Romanian Orphan Studies: Effects of Institutionalisation

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  • Romanian orphan studies
    • AO1
      • The Bucharest Early Intervention project
        • Zeanah et al. (2005) assessed attachment in 95 children aged 12-31 months who had spent most life in institutional care. They were compared to a control group of 50 children who had never lived in institution. Attachment was measured using the Strange Situation and carers were asked about unusual behaviour.
        • 74% of the control group were securely attached,  only 19% of the institutional group were the same. 65% had disorganised attachment, 44% of institutionalisd children  had dis-inhibited attachment as opposed to less than 20% on controls.
      • Rutter's ERA (English and Romanian Adoptee) study
        • Michael Rutter (2011) followed a group of 165 Romanian orphans adopted in Britain to test to what extent good after care made up for poor early experiences in institutions. Physical, emotional and cognitive development were assessed at age 4, 6, 11 and 15 years. 52  British children were used as a control group.
        • When they first arrived in Britain half of the adoptees showed signs of mental retardation. At 11 the children showed different rates of recovery that were related to their age of adoption. The IQ of those adopted before 6 months averaged at 102, compared  with 86 for those who were adopted between 6 months and two years, and 77 for those adopted after two years. Differences remained at age 16 (Beckett et al.) 2010).
        • In terms of attachment, there was a difference in outcome related to whether adoption took place before or after 6 months. Those adopted after 6 months showed signs of dis-inhibited attachment. Those adopted before 6 months rarely showed dis-inhibited attachment.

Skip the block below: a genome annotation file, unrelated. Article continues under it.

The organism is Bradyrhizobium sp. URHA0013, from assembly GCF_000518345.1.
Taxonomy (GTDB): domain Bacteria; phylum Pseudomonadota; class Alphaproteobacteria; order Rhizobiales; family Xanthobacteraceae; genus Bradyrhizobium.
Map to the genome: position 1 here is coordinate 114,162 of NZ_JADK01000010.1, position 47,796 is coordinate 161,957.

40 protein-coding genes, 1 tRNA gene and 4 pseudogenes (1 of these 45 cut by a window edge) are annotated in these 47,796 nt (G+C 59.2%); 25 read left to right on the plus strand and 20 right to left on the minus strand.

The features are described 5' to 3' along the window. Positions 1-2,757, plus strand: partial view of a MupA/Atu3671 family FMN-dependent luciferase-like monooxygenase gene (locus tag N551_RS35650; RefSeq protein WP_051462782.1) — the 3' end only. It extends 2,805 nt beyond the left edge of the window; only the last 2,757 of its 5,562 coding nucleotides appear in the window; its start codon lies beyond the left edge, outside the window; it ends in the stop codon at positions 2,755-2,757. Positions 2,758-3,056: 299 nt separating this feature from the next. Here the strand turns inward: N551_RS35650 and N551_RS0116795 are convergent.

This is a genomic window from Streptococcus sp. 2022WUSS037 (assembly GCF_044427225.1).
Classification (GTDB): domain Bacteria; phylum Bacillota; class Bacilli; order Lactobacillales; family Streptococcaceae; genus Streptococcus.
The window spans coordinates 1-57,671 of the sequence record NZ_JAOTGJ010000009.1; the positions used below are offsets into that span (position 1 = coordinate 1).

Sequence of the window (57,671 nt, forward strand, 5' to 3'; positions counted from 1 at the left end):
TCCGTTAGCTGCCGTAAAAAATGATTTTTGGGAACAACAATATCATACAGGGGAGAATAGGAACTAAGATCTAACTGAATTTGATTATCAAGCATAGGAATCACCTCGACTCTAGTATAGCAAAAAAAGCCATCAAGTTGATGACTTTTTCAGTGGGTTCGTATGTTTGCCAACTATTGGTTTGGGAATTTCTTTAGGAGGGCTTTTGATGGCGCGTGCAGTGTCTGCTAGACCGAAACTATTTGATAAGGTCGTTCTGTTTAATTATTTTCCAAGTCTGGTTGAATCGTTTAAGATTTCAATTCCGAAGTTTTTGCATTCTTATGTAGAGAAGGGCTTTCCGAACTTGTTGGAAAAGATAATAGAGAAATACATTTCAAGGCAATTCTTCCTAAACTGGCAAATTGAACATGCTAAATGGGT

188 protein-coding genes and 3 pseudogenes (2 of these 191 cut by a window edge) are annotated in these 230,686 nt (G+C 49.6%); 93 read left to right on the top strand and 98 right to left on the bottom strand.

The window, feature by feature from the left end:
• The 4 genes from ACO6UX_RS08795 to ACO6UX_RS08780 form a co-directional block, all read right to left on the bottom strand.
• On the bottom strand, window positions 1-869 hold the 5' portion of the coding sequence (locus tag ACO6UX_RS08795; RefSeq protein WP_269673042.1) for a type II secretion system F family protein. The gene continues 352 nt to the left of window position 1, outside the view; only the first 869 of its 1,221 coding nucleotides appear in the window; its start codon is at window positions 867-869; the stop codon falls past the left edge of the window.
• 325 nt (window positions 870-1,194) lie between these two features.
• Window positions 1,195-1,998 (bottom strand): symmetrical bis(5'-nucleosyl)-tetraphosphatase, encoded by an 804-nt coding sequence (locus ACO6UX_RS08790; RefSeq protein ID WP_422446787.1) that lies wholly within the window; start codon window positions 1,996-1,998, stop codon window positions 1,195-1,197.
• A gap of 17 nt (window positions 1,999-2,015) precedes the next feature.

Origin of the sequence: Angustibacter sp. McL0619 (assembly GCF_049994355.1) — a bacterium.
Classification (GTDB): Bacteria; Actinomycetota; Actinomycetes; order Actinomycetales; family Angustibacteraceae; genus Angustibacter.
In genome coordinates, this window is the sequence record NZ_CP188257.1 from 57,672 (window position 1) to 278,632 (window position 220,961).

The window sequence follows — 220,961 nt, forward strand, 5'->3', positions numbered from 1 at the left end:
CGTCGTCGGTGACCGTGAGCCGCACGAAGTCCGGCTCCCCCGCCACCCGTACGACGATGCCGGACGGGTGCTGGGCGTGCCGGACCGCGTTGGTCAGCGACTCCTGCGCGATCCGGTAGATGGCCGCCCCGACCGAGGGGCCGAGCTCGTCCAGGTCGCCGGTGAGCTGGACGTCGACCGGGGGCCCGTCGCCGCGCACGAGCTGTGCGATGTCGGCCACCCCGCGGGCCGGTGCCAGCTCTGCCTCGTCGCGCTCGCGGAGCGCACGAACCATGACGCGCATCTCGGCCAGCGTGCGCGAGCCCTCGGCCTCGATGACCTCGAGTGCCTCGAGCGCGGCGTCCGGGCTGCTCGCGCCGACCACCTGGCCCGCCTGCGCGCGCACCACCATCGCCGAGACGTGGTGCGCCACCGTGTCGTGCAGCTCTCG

• Effects of institutionalisation
        • Dis-inhibited attachment is a typical effect of institutionalisation. Children are equally friendly and affectionate towards people they have just met- which is unusual because most children will show stranger anxiety in their second year.
        • Rutter (2006)explained DA as an adaption to living with multiple caregivers during the sensitive period of attachment. A Romanian child might have had 50 carers, none of whom they say enough to form a secure attachment.
        • Children showed signs of mental retardation in Rutter's study when they arrived in Britain- most of these adopted before 6 months caught up with the control group by age 4. Intellectual development that is damaged can be recovered provided that adoption takes place before 6 months- the age at which attachments form.
    • AO3
      • Fewer extraneous variables than other orphan studies
        • There were many orphans studies before the Romanian orphans became available to study but often these studies involved children who had experienced loss or trauma before they were institutionalised.
        • For example they may have experienced neglect abuse or bereavement. These children were traumatised and very hard to observe because of other confounding participant variables. Increases the internal validity of Romanian orphan studies.
      • Real-life application
        • Studying Romanian orphans has enhance our understanding of the effects of institutionalisation. This has led to improvements in childcare in institutions.
        • This means children can develop normal attachments and avoid disinhibited attachment. This shows that such research has been immensely valuable in practical terms
        • For example orphanages and children's homes now of avoid having large numbers of caregivers for each child and instead ensure that a much smaller number of people, perhaps only 1 or 2 people, play a central role for the child.
      • The Romanian orphanages were not typical
        • Useful data about institutionalization have come out of Romanian orphan studies, but conditions were so bad that results cannot be applied to understanding the impact of better quality institutional care or indeed any situation where children experience deprivation.
        • This is a limitation because the unusual situational variables make the study lack generalisability.


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